Sharad Purnima - The Circle of the Harvest Moon

We begin by saying that the various names that receive each of the 13 moons of the year. The names of the full moon got invented by ancient people. The indigenous tribes used to follow the course of the seasons. They gave distinctive names to each of the Full Moons and repeated throughout the months of the year. They applied those names to the whole month in which each one of them occurred.

Most of them hunted and fished for food, but others sowed grains. They kept accounts of the seasons, giving meaningful names to the full moon's monthly. The names they gave to the moon had to do with nature and seasons, hunting, fishing, and harvesting.

This leads us, for example, during the autumn, to hear the full moon called harvest moon. Some moons' names may vary or change according to tradition and/or place.

Wolf Moon (January)

It is the first Moon of the year. The name for this Moon is also Snow Moon, being in the middle of winter. Often the herds of wolves roamed and howled outside the villages between the snows of winter. Other names include the rowan moon because it usually falls in the Celtic month of the rowan.

Snow Moon (February)

The heaviest snowfall of the year fell during this month. So the Native tribes of the north called this moon the snow moon. This is the Moon of the new life, that shows the way to the rebirth.

Worm Moon (March)

This moon is the last full moon of the winter. The climate can still be temperamental and the wind begins to blow. Temperatures began to rise and snow on land melted. The earthworms appeared bringing the return of the Robin. The northern tribes called it the Raven Moon because the crowing of the crows signals the end of winter.

Other names for this Moon are Maiden Moon, Breed Moon, Seed Moon, or Raven Moon.

Pink Moon (April)

The pink moss is a native flower of North America and one of the most scattered and early flowers of spring. Among the coastal tribes is the fish moon, because it is when the fish swim upstream to spawn. Also called Moon of the seeds, Moon of the cultivators or plantation and hare. The earth begins to be sown that will soon germinate, filling everything with life. it is time to cultivate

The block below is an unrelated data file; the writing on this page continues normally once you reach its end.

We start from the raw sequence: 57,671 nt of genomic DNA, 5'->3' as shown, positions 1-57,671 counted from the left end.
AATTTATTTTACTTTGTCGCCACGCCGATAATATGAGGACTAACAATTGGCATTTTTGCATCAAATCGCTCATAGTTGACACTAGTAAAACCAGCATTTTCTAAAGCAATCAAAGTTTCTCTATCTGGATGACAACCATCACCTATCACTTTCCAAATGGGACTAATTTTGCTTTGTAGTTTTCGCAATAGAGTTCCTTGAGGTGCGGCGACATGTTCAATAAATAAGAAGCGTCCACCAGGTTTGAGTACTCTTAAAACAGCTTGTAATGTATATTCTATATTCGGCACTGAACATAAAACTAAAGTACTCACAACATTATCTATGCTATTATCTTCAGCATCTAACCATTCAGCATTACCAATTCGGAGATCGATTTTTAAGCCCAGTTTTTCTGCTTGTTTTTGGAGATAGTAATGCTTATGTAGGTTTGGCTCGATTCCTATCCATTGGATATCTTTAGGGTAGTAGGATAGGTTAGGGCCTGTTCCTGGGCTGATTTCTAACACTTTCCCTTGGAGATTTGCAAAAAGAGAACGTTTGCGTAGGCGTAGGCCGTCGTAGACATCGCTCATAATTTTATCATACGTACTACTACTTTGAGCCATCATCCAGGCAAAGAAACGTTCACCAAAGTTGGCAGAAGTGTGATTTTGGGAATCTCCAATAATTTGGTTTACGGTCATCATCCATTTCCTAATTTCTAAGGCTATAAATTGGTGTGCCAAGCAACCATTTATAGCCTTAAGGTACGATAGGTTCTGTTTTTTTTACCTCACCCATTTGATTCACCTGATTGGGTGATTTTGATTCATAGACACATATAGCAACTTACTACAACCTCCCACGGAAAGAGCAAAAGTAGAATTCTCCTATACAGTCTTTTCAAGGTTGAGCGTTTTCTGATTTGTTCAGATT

Flower Moon (May)

When May arrives, the flowers have already grown everywhere. So it is not surprising that this full moon is flower moon. This is the moon of joy and beauty and its intensity puts us in touch with the deepest emotions.

Other indigenous names for this moon include Moon of the Sprouts, Maize Moon, Milk Moon and Egg Moon.

Strawberry Moon (June)

June brings us the moon of the strong sun. It is also called Luna del Aguamiel because the ancients made this drink. It is a strong liquor but with sweet taste.

It is also known as the Strawberry Moon because the strawberry has a short harvest time and began in June.

Hay Moon (July)

This is the Moon of preparation for the first harvest. This was also the month in which the new horns of deer began to grow. So it was also called "Deer Moon" and also "Thunder Moon" due to the frequency of thunderstorms

Red Moon (August)

It is time for the first harvest and its harvest. It is Corn Moon because in Spain it is usually planted wheat rather than corn, as cereal to make bread and sweets.

For some tribes, this was the Sturgeon Moon. This long fish abounds in large lakes and other major water bodies. It was particularly abundant in this month. For other tribes, it was the Red Moon because while it rises in the hot sky, it looks reddish.

Some call it Moon of the herbs because it is the time of the collection of many herbs. Other names for this Moon are Barley Moon and Moon of Conflict.

Harvest Moon (September)

This full moon is the closest to the Autumn equinox. In it, the farmers usually worked until the night helped by the light of this moon, hence it was harvest moon. Sharad Purnima is some of the great Indian celebrations known and related to the full moon.

It is also called Kojagari Purnima or Kumar Purnima. According to popular tradition, Lakshmi visits the houses of the devotees asking Kojagarti? Who is awake? And she pours her blessings on those who will still be awake. Women prepare sweets such as Khichuri, Narkel Naru, Chirey Bhaja and Taaler Bora.

Blood Moon (October)

Autumn comes and leaves begin to fall. The deer is well primed to wait for the winter. As the fields have cleared, it is easy to see the animals as they come out through it. In some places, it will snow, and the earth shows its aspect more sterile and inert.

Beaver Moon (November)

Winter is entering and with it, the cycle of life, death, and rebirth begins again. In those days, it was customary to set traps on the beavers before the waters of the marshes. They appeared and were very active there, preparing for hibernation. It was a way to get a good supply of skins, and this gave him the name of Beaver Moon.

Oak Moon (December)

This moon was the moon of long nights. Of course for being December, is sometimes called Moon before Yule.

Blue Moon (the second full moon in a month)

The blue moon is the name given to the second full moon in a single month. This singular astrological phenomenon usually occurs every 2½ years. Instead of a full moon, we have two in the same month.